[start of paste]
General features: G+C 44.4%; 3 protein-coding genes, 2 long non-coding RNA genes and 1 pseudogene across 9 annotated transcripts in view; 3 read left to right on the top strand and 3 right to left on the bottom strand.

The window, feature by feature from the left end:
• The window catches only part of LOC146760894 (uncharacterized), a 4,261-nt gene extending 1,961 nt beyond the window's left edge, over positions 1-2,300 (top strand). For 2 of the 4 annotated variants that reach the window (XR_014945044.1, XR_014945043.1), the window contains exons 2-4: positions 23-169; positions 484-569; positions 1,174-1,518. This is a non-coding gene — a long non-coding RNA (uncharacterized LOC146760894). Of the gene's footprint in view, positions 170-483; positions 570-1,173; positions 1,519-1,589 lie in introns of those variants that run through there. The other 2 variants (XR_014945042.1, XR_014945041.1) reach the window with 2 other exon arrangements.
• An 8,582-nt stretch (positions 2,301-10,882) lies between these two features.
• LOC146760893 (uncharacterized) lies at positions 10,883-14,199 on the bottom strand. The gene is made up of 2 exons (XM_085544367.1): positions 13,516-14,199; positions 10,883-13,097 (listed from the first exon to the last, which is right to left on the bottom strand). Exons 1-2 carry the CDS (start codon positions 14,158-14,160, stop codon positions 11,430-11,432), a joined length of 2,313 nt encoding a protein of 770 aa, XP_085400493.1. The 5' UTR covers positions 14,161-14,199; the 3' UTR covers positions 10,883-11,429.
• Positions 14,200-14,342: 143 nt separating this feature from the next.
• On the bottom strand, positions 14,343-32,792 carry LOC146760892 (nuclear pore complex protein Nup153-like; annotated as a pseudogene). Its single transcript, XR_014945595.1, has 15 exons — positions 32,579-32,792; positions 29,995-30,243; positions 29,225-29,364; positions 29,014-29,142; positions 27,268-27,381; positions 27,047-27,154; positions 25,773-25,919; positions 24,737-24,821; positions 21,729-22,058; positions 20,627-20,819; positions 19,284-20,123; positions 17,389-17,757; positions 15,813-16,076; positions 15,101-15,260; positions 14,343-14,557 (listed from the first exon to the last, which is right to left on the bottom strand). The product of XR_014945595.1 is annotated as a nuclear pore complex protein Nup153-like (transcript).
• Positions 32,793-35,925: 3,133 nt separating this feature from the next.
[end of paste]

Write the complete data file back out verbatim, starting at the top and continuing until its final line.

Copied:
General features: G+C 44.4%; 3 protein-coding genes, 2 long non-coding RNA genes and 1 pseudogene across 9 annotated transcripts in view; 3 read left to right on the top strand and 3 right to left on the bottom strand.

The window, feature by feature from the left end:
• The window catches only part of LOC146760894 (uncharacterized), a 4,261-nt gene extending 1,961 nt beyond the window's left edge, over positions 1-2,300 (top strand). For 2 of the 4 annotated variants that reach the window (XR_014945044.1, XR_014945043.1), the window contains exons 2-4: positions 23-169; positions 484-569; positions 1,174-1,518. This is a non-coding gene — a long non-coding RNA (uncharacterized LOC146760894). Of the gene's footprint in view, positions 170-483; positions 570-1,173; positions 1,519-1,589 lie in introns of those variants that run through there. The other 2 variants (XR_014945042.1, XR_014945041.1) reach the window with 2 other exon arrangements.
• An 8,582-nt stretch (positions 2,301-10,882) lies between these two features.
• LOC146760893 (uncharacterized) lies at positions 10,883-14,199 on the bottom strand. The gene is made up of 2 exons (XM_085544367.1): positions 13,516-14,199; positions 10,883-13,097 (listed from the first exon to the last, which is right to left on the bottom strand). Exons 1-2 carry the CDS (start codon positions 14,158-14,160, stop codon positions 11,430-11,432), a joined length of 2,313 nt encoding a protein of 770 aa, XP_085400493.1. The 5' UTR covers positions 14,161-14,199; the 3' UTR covers positions 10,883-11,429.
• Positions 14,200-14,342: 143 nt separating this feature from the next.
• On the bottom strand, positions 14,343-32,792 carry LOC146760892 (nuclear pore complex protein Nup153-like; annotated as a pseudogene). Its single transcript, XR_014945595.1, has 15 exons — positions 32,579-32,792; positions 29,995-30,243; positions 29,225-29,364; positions 29,014-29,142; positions 27,268-27,381; positions 27,047-27,154; positions 25,773-25,919; positions 24,737-24,821; positions 21,729-22,058; positions 20,627-20,819; positions 19,284-20,123; positions 17,389-17,757; positions 15,813-16,076; positions 15,101-15,260; positions 14,343-14,557 (listed from the first exon to the last, which is right to left on the bottom strand). The product of XR_014945595.1 is annotated as a nuclear pore complex protein Nup153-like (transcript).
• Positions 32,793-35,925: 3,133 nt separating this feature from the next.